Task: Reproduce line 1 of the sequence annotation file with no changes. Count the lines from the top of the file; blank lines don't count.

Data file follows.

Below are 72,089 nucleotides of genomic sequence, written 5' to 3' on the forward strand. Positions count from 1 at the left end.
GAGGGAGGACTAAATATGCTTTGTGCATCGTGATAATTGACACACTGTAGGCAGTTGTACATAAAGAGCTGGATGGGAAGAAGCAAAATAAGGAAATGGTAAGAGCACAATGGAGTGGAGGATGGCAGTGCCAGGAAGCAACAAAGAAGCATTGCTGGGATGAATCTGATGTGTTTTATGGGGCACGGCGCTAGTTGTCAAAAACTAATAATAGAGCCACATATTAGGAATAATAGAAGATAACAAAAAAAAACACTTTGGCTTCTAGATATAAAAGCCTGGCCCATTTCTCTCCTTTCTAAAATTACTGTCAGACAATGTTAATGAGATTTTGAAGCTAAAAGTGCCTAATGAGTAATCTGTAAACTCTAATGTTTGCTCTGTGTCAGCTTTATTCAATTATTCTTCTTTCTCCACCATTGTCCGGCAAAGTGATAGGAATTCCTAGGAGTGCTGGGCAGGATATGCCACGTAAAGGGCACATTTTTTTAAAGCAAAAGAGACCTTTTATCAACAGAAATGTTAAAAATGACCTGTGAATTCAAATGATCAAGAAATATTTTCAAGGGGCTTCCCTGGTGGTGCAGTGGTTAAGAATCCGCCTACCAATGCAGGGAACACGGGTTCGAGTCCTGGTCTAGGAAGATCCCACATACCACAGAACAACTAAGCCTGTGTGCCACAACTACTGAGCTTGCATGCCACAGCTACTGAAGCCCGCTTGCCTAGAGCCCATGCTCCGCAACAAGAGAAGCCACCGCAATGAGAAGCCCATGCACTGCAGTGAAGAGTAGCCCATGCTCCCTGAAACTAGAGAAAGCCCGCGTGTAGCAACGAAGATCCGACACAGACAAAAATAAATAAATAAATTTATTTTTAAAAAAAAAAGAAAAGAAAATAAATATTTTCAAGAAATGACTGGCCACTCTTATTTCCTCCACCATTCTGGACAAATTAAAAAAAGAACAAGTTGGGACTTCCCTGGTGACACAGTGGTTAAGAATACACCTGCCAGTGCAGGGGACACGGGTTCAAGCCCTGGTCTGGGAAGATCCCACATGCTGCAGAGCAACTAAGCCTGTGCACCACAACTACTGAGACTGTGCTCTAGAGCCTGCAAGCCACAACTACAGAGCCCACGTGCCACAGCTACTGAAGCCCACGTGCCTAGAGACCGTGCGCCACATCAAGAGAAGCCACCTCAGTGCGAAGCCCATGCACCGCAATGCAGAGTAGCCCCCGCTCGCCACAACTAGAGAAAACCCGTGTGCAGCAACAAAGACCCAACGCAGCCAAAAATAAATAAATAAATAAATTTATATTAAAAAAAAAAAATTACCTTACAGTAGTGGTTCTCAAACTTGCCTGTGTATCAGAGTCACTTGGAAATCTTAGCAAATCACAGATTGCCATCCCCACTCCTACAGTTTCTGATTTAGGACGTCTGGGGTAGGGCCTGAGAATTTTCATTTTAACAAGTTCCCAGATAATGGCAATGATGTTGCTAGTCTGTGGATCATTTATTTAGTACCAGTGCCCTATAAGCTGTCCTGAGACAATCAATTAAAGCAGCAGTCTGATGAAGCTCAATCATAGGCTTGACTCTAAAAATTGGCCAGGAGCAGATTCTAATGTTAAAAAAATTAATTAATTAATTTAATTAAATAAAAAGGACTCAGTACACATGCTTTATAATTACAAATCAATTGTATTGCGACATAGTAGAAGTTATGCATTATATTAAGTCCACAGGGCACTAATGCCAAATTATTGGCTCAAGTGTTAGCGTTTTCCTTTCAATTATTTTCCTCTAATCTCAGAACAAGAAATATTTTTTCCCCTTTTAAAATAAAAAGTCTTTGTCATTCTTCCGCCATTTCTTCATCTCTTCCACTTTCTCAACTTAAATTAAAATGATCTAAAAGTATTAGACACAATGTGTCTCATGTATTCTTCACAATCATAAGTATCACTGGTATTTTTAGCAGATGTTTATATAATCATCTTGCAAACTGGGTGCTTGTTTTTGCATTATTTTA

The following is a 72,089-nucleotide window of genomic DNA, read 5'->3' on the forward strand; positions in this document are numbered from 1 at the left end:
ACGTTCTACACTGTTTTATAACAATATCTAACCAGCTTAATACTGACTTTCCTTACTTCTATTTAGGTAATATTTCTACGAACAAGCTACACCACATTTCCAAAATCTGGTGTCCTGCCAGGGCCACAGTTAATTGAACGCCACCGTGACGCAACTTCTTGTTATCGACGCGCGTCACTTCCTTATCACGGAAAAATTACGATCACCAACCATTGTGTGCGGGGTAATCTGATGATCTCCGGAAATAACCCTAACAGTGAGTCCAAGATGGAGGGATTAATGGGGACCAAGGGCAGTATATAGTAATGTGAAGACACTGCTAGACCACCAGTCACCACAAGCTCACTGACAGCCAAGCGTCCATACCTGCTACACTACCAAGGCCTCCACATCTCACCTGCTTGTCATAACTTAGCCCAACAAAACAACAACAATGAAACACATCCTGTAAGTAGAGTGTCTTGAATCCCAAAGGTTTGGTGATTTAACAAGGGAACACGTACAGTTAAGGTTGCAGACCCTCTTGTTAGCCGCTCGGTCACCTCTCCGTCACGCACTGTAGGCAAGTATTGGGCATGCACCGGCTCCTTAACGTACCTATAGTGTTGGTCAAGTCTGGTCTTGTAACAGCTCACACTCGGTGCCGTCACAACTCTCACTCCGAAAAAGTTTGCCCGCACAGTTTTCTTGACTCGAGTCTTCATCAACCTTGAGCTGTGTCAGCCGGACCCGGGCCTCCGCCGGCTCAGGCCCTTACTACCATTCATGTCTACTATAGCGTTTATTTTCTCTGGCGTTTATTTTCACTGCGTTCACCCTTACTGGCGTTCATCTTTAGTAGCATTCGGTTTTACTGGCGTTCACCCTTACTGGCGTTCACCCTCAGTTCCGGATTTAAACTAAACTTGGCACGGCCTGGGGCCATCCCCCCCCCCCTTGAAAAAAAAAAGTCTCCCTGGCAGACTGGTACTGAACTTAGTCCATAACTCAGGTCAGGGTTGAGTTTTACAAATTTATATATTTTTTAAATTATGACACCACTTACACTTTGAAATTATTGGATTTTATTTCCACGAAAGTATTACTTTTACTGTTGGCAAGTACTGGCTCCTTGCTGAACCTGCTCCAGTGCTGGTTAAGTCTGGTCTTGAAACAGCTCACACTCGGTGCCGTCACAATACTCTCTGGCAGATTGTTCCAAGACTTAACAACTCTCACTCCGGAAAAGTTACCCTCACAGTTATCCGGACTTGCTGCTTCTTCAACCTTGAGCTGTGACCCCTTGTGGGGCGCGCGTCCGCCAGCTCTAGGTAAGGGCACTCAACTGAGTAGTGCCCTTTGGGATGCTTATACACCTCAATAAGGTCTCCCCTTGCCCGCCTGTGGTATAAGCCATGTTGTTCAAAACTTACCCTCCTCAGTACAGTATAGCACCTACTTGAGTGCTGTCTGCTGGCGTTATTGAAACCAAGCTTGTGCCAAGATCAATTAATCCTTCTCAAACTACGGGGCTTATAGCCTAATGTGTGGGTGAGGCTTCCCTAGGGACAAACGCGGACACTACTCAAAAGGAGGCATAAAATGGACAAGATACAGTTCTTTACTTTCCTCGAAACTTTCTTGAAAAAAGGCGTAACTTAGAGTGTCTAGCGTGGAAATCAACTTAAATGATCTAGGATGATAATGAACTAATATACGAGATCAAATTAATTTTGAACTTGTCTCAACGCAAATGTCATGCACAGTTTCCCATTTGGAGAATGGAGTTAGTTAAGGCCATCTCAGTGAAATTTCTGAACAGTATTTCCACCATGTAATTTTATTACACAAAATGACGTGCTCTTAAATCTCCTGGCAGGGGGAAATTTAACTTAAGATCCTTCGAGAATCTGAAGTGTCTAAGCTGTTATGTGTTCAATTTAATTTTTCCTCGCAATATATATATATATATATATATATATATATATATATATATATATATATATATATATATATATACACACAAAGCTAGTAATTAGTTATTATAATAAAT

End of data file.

Below are 72,089 nucleotides of genomic sequence, written 5' to 3' on the forward strand. Positions count from 1 at the left end.